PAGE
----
Tesla Roadster, Falcon Heavy SpaceX – 2018, the year ahead.

“No, I don’t ever give up. I’d have to be dead or completely incapacitated.”

 

This is one of Elon Musk’s most powerful quotes. Everything he does seems to live up to these words. With all he’s accomplished so far, every year brings new exciting possibilities and a promise of more incredible accomplishments. 2018 seems to be even more promising.

 

Musk’s name, though quite unusual, has long since become unforgettable. It’s seems like forever ago when Elon co-founded and sold PayPal and Zip2, the world’s leading internet payment system and one for the first internet maps and directions service. Remarkable as that definitely is, it has been eclipsed by Tesla and SpaceX.

 

In 2008, SpaceX’s Falcon 1 became the first privately developed liquid-fuel launch vehicle to orbit the Earth. Consequently, NASA started giving SpaceX contracts to carry cargo and crew to the International Space Station (ISS). And ten years later, in 2018, the world’s most powerful rocket “Falcon Heavy” is scheduled to launch; a rocket Musk has tweeted that he loved so much.

 

“Falcon Heavy launching from same @NASA pad as the Saturn V Apollo 11 moon rocket. It was 50% higher thrust with five F-1 engines at 7.5M lb-F. I love that rocket so much.”

 

When it lifts off, it will be the most powerful operational rocket in the world by a factor of two. Falcon Heavy can lift more than twice the payload of the next closest operational vehicle, the Delta IV Heavy, at one-third the cost, being able to lift a mass equivalent to a 737 jetliner loaded with passengers, crew, luggage and fuel. Musk posted a picture of Falcon Heavy on Instagram on January 5th, vertical on the former Apollo 11 moon rocket Launchpad. The rocket’s hold-down test fire is scheduled for the next week and the Launch is going to be at the end of January.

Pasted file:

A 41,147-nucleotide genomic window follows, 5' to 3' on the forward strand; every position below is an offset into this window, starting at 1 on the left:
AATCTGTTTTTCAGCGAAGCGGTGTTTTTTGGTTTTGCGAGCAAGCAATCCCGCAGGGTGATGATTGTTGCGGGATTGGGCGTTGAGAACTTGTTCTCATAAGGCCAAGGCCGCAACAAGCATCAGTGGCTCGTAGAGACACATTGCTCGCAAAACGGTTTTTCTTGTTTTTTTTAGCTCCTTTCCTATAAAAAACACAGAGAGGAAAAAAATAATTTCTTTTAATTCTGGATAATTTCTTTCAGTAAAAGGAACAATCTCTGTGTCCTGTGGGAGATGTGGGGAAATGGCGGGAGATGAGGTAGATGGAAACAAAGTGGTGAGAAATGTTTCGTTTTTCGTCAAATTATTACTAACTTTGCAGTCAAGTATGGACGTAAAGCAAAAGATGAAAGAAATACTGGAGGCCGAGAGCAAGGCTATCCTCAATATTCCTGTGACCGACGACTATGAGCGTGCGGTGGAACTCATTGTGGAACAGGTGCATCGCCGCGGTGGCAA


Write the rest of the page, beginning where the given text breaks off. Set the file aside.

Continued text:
A post shared by Elon Musk (@elonmusk) on

 

For people whose interests are Earthbound, Musk’s Earthly means of transportation may still seem out of this world. Elon Musk has been working on a revolutionary new train system, Hyperloop, that he described as a vacuum tube system in a building used to move documents from place to place. It is said to be able to travel from London to Edinburgh or LA to San Francisco in under 30 minutes. Basically a Vactrain;  the Hyperloop consists of a sealed tube or system of tubes through which a pod may travel free of air resistance or friction conveying people or freight at high speed. Musk calls “a cross between a Concorde, a railgun, and an air hockey table”. SpaceX is organizing a competition in the summer of 2018 called “Hyperloop Pod Competition”. This competition challenges university teams to design and build the best transport Pod, in order to accelerate the development of functional prototypes for Hyperloop.

 

While that’s still an unfinished project, Tesla’s plans for 2018 are more set and steady. They start with the production of the standard battery, the all-Wheel Drive production begins in the Spring and International deliveries of left-hand drive vehicles should start in the second half of the year. A practical plan for Tesla this year. But it’s when Tesla and SpaceX get together that the magic truly happens.

 

The Falcon Heavy, extraordinarily impressive on its own, carried another magnificent baby of Musk’s on its test flight: a red Tesla Roadster. Musk called it a red car for the red planet and chose it as payload on the Falcon Heavy instead of the concrete or steel blocks usually used for rocket test flights. That, of course, was too boring for Musk who posted an amazing picture on Instagram of the new version Roadster getting ready to go to Mars on the Falcon heavy saying:

“Test flights of new rockets usually contain mass simulators in the form of concrete or steel blocks. That seemed extremely boring. Of course, anything boring is terrible, especially companies, so we decided to send something unusual, something that made us feel. The payload will be an original Tesla Roadster, playing Space Oddity, on a billion year elliptic Mars orbit.”

 

 

 

Preorders for the 2020 version of the Roadster started in November, 2017 after the car was shown as a surprise at the end of the Tesla Semi event, even though Tesla said it won’t be sold until 2020. The Roadster’s estimated speed will exceed 400 km/hr, with the acceleration of 0 to 97 km/h in 1.9 seconds and from 0 to 161 km/h in 4.2 seconds.

 

If the Roadster manages to beat the Koenigsegg Agera RS, which currently holds the record for the world’s fastest car with the average speed of 446.97 km/hr, then Elon Musk has kicked off 2018 by sending the world’s fastest car on the world’s most powerful rocket to Mars!

 

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